Judge denies Electronic Arts’ motion to dismiss former athletes’ lawsuit

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Much to the chagrin of video game giant Electronic Arts, the lawsuit filed against them by former college athletes such as Ed O’Bannon (UCLA), Sam Keller (Arizona State/Nebraska football) and Jim Brown (Syracuse football) won’t be going anywhere anytime soon.

Even after EA asked Judge Claudia Wilken to review the company’s agreement with the Collegiate Licensing Company, on Wednesday Judge Wilken came to the conclusion that the athletes’ lawsuit should not be dismissed.

In an opinion released on Wednesday, the judge says that a reading of the allegations about the agreements in the context of the overall complaint “do not refute” the allegations.

Specifically, as part of EA’s licensing agreement, the video game publisher agrees that it will “not encourage or participate in any activity that would cause an athlete or an institution to violate” the NCAA’s rules.

The judge says this doesn’t distinguish between former and current student-athletes and “can fairly be read” as evidence of a “meeting of the minds” between the defendants to not compensate ex-collegiate athletes.

What EA has attempted to hang its hat on is the fact that student-athletes have to sign waivers allowing the NCAA and its partners to use their likeness without compensation.

But how long should that agreement be valid? The athletes interpret the agreement as lasting in perpetuity (forever), meaning that the governing body can use their images even after their careers are over without compensating them.

Judge Wilken argued that the failure to distinguish between current and former student-athletes can be interpreted as an attempt by the governing bodies to avoid having to compensate former student-athletes.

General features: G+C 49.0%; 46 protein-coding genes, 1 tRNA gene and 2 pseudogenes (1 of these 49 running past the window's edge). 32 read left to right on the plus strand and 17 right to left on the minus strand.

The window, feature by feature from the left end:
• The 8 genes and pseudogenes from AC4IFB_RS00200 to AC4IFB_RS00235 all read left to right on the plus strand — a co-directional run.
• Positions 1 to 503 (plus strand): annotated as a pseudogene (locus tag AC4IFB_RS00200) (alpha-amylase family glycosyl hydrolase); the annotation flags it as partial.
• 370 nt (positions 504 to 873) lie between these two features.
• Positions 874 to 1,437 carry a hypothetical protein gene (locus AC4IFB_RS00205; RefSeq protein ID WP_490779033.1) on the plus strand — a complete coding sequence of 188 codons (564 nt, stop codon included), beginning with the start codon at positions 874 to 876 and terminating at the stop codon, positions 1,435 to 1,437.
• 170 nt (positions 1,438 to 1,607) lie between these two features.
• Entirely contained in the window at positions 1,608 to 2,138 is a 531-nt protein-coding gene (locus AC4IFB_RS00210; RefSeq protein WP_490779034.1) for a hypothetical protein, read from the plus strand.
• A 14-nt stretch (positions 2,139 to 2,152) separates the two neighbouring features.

There doesn’t seem to be a timetable as to when a verdict will be rendered but the case isn’t going away.

Raphielle is also the assistant editor at CollegeHoops.net and can be followed on Twitter at @raphiellej.

VIDEO: Monmouth hits a game-winner, Bench Mob member tries to disrobe

King Rice
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Monmouth used a 17-2 run in the final minutes to beat Rider on Friday night, a win that will keep the Hawks within striking distance of the kind of an at-large bid to the NCAA tournament should they fall in the MAAC tourney.

The run was capped by star point guard Justin Robinson, who buried this three with three seconds left to put Monmouth up for good, 79-78:

No. 17 Arizona erases double-digit deficit to beat UCLA

Arizona coach Sean Miller reacts to a foul call during the first half of Arizona's NCAA college basketball game against UCLA, Friday, Feb 12, 2016, in Tucson, Ariz. (AP Photo/Rick Scuteri)
(AP Photo/Rick Scuteri)

Allonzo Trier scored 15 of his 18 points in the second half and Parker Jackson-Cartwright scored 16 points in his second career start as No. 17 Arizona knocked off UCLA, 81-75, in Tucson on Friday night.

UCLA was up by as much as 11 points in the first half and took a ten point lead into half time, but in the second half, the Bruins were eventually done in by foul trouble and the stronger front line of the Wildcats.

Ryan Anderson and Kaleb Tarczewski were dominant down the stretch. The duo combined to score 12 of the last 23 point for the Wildcats, including the bucket that put the Wildcats ahead for the first time since early in the first half. Off of a missed free throw, UCLA’s Thomas Welsh battled with Tarczewski for the rebound, but when Welsh finally seemed to gain control of the loose ball, Anderson knocked it out of his hands and bullied through Jonah Bolden for a layup.

All told, those two combined for 20 points and 27 boards, seven of which were offensive. They also managed to foul out both Welsh and Tony Parker, although some of the calls that went against UCLA down the stretch were questionable.

The win keeps Arizona within a game of first place Oregon in the Pac-12 standings and tied for second with No. 23 USC, who will be visiting the McKale Center on Sunday night.